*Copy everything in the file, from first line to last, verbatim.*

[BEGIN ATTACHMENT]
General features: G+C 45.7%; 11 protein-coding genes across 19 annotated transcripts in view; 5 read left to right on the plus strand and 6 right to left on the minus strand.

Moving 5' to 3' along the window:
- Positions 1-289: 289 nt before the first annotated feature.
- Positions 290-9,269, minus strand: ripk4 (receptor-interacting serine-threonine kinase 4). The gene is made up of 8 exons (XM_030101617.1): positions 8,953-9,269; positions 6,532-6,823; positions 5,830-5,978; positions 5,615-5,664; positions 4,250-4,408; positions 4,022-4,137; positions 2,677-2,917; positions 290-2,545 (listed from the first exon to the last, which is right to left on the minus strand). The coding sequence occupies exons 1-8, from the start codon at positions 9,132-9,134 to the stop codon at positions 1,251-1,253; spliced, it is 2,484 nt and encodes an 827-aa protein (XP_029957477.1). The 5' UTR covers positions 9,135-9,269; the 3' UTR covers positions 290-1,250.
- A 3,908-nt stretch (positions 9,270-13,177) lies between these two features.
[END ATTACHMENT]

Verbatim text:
General features: G+C 45.7%; 11 protein-coding genes across 19 annotated transcripts in view; 5 read left to right on the plus strand and 6 right to left on the minus strand.

Moving 5' to 3' along the window:
- Positions 1-289: 289 nt before the first annotated feature.
- Positions 290-9,269, minus strand: ripk4 (receptor-interacting serine-threonine kinase 4). The gene is made up of 8 exons (XM_030101617.1): positions 8,953-9,269; positions 6,532-6,823; positions 5,830-5,978; positions 5,615-5,664; positions 4,250-4,408; positions 4,022-4,137; positions 2,677-2,917; positions 290-2,545 (listed from the first exon to the last, which is right to left on the minus strand). The coding sequence occupies exons 1-8, from the start codon at positions 9,132-9,134 to the stop codon at positions 1,251-1,253; spliced, it is 2,484 nt and encodes an 827-aa protein (XP_029957477.1). The 5' UTR covers positions 9,135-9,269; the 3' UTR covers positions 290-1,250.
- A 3,908-nt stretch (positions 9,270-13,177) lies between these two features.